GALLERIES by Leigh Hatts
THE British Museum, although currently championing free entry, has a temporary pay exhibition which many will find worth the admission charge. For most £2 is certainly less than a ticket to Dublin where this exhibition is heading after 29 April.
Aer Lingus and the Irish government have given generous sponsorship for the show which would have been thought impossible to mount a decade ago. Surprisingly Margaret Thatcher fails to praise the airline in her catalogue message commending the 6th century Irish exports to European monasteries.
Charles Haughey points out that the title, The Works of Angels: Masterpieces of Celtic Metalwork, 6th-9th Centuries is taken from the Writings of Gerald of Wales. Astounded by the artistry of an early medieval gospel at Kildare, he wrote: "If you take the trouble to look very closely, and penetrate your eyes to the secrets of the artistry, you will notice such intricacies, so involved and bound together, and so fresh still in their colourings that you will not hesitate to declare that all these things must have been the result of the work, not of men, but of angels",
Although Gerald was writing in the 12th century his advice is apt for the BM today. Some of the pieces are returning to these shores from the Continent for the first time since the Viking period. Others have never before been seen outside Ireland: in 1980 a hoard of magnificent church vessels was discovered at Derrynaflan in County Tipperary by a treasure hunter with a metal detector.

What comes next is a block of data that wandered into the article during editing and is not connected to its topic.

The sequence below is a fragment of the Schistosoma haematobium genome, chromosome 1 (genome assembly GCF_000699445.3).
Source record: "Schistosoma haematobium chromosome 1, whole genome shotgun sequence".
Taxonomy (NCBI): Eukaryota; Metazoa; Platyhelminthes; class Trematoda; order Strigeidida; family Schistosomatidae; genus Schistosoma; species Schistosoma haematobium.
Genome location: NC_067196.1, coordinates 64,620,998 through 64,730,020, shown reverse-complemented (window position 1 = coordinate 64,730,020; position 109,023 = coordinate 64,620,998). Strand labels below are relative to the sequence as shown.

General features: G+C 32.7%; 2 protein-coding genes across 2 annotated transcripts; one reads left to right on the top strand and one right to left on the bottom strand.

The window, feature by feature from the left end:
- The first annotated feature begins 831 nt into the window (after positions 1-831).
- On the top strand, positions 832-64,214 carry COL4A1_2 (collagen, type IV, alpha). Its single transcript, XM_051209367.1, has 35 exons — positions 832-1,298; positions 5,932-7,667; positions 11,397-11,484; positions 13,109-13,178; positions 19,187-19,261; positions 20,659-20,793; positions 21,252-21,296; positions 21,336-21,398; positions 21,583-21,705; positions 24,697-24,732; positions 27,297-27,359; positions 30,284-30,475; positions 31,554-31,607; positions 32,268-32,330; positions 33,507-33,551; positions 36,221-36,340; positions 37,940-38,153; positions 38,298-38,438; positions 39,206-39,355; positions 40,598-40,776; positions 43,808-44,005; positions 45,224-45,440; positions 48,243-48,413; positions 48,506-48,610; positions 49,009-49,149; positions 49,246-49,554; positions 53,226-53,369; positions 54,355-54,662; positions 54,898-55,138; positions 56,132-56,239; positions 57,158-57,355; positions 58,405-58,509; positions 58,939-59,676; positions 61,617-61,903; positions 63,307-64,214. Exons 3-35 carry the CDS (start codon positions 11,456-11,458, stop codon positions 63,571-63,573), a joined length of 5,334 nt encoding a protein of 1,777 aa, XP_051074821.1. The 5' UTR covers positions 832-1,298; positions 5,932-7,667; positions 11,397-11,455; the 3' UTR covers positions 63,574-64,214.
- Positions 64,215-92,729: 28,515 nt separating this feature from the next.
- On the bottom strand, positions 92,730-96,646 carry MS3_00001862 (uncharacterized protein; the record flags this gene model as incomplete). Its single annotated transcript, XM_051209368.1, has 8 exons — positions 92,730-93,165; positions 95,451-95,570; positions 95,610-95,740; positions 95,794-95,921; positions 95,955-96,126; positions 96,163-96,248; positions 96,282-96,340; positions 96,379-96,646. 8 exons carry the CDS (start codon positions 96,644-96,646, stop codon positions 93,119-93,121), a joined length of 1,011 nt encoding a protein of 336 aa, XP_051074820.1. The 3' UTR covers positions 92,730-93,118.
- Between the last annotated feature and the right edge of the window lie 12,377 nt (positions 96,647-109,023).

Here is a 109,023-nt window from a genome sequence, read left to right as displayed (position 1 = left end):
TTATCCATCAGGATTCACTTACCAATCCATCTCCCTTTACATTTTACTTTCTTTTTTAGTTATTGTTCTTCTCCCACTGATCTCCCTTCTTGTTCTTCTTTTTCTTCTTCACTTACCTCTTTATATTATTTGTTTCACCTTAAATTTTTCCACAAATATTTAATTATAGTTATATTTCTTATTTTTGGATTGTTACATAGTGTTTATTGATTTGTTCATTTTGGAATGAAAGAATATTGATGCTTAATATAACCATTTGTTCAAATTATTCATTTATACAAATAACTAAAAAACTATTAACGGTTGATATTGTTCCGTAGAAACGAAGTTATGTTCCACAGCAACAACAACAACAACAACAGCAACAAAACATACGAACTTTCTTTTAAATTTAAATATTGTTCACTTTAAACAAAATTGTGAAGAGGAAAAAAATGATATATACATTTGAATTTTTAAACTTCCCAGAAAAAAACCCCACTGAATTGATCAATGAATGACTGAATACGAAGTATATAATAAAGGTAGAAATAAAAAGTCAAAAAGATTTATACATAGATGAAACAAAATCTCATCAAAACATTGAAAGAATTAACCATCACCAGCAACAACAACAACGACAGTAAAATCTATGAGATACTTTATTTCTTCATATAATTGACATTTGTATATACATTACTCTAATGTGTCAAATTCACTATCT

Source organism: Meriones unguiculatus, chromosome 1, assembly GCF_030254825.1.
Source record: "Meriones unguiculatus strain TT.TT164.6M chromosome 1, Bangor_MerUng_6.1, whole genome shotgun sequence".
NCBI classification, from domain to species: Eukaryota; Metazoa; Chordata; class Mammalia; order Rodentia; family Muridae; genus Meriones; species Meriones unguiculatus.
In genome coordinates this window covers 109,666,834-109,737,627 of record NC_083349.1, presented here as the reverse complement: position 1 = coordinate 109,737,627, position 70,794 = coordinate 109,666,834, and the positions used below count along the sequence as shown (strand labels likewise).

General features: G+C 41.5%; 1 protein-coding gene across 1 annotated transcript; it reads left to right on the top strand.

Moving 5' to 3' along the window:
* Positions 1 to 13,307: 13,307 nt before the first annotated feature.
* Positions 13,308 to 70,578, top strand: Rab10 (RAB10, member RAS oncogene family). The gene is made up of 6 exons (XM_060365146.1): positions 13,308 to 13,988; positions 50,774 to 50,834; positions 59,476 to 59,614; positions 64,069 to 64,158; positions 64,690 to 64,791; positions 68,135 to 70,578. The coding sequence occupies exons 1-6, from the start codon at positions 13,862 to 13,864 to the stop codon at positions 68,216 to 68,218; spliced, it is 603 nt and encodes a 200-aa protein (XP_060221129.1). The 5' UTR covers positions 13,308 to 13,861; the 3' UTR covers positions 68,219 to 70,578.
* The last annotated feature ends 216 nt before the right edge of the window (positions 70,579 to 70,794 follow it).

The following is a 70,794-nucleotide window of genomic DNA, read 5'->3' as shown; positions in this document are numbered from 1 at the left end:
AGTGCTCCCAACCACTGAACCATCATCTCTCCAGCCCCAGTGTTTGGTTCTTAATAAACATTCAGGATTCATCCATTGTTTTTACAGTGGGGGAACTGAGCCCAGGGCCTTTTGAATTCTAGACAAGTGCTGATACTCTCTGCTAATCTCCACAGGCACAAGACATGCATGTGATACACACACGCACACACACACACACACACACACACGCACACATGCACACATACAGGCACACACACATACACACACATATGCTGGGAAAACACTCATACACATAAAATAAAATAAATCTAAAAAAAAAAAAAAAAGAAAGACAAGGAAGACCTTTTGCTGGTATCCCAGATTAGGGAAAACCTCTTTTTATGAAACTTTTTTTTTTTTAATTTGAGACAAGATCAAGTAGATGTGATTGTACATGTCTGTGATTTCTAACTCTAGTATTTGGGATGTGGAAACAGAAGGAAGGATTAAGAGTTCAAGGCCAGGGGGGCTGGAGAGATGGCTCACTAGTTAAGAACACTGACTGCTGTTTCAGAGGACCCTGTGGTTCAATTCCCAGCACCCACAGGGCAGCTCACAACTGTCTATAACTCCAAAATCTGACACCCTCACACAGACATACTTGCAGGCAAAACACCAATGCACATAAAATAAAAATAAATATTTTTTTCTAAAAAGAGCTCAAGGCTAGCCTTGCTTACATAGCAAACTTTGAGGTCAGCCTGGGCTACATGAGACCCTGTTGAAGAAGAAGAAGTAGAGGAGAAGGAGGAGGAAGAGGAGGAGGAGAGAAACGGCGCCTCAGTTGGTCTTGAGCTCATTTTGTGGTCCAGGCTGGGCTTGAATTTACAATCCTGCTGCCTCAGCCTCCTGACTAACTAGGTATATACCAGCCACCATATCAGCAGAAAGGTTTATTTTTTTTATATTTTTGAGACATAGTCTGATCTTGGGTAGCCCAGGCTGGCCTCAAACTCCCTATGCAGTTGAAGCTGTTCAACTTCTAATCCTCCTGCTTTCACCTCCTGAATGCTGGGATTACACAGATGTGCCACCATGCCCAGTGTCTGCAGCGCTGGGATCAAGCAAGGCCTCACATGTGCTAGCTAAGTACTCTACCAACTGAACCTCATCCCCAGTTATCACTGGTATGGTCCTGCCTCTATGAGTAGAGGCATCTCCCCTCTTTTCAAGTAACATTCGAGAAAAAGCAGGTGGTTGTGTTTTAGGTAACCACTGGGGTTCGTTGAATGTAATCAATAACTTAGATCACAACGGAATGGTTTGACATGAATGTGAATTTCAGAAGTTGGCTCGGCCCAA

It was only two years ago that ownership was finally settled on the state by the Irish Supreme Court and London has the first look at the fabulous monastic haul partly thanks to the cleaning work undertaken at the BM.
More revelant than the Gerald quote are the contemporary words of St Patrick who arrived in Ireland with a job lot of bells, plates, chalices and altar stones and insisted that a church which did not have "proper equipement" was "not entitled to the dues of God's Church".
Ireland was never under the Roman empire but it remained loyal to the Rome of Peter and recycled Roman silver into beautiful vessels.
Chalices were derived from Roman tableware and the silver Derrynaflan chalice has a hint of the Byzantine version to be seen at San Marco in Venice. The monastic cup is not as gorgeous but for Ireland its amber studs were riches. The size suggests that all the community would have received from it at Mass.
The wine would have been strained as it was poured into the chalice ready for the consecration. Liturgical strainers are rarer than liturgical gloves and combs. At solemn Masses in Rome the wine passed through a sieve so at Derrynaflan a copper strainer-ladle, with a silver herringbone rim around the bowl, was employed. It can be compared with a less delicate domestic version used in the Derrynaflan kitchen.
The paten, like the chalice, is enormous as this is the period before communion wafers. Its reassembly by the restorers was made easy by the discovery of a letter code which suggests the work of a priest-craftsman. St Patrick was accompanied by a priest-coppersmith.
There is a fascinating example of a 'belt-shrine' but most striking are the miniature 'house-shrines' little oblong buildings with roofs bearing a resemblance to the Temple in the Book of Kens. This 'housereliquary', a metal covered wooden box, would once have been a common sight hung round the neck of an Irish missionary. One got as far as a Tuscan abbey where it still holds bones. The Monymusk shrine is believed to have held the bones of St Columba and been carried